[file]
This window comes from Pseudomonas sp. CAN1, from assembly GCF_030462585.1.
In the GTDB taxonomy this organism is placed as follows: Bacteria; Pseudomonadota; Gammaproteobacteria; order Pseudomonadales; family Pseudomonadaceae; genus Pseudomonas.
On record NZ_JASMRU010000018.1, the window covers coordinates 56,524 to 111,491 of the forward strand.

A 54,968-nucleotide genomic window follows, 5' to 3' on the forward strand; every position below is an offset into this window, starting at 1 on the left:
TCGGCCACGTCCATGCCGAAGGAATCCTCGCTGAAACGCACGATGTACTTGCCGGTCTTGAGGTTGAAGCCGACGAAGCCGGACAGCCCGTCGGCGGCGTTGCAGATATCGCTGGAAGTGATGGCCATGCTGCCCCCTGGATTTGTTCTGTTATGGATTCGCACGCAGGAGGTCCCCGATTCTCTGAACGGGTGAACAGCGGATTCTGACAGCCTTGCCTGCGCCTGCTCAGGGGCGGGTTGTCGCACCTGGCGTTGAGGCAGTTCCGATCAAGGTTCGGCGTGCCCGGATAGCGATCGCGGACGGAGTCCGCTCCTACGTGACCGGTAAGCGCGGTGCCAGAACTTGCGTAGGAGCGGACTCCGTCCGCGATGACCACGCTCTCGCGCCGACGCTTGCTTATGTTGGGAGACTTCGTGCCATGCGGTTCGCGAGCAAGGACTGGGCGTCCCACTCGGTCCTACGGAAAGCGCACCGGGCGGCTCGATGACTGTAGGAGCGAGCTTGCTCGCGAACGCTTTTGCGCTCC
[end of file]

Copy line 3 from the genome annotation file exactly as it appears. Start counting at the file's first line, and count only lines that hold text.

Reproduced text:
On record NZ_JASMRU010000018.1, the window covers coordinates 56,524 to 111,491 of the forward strand.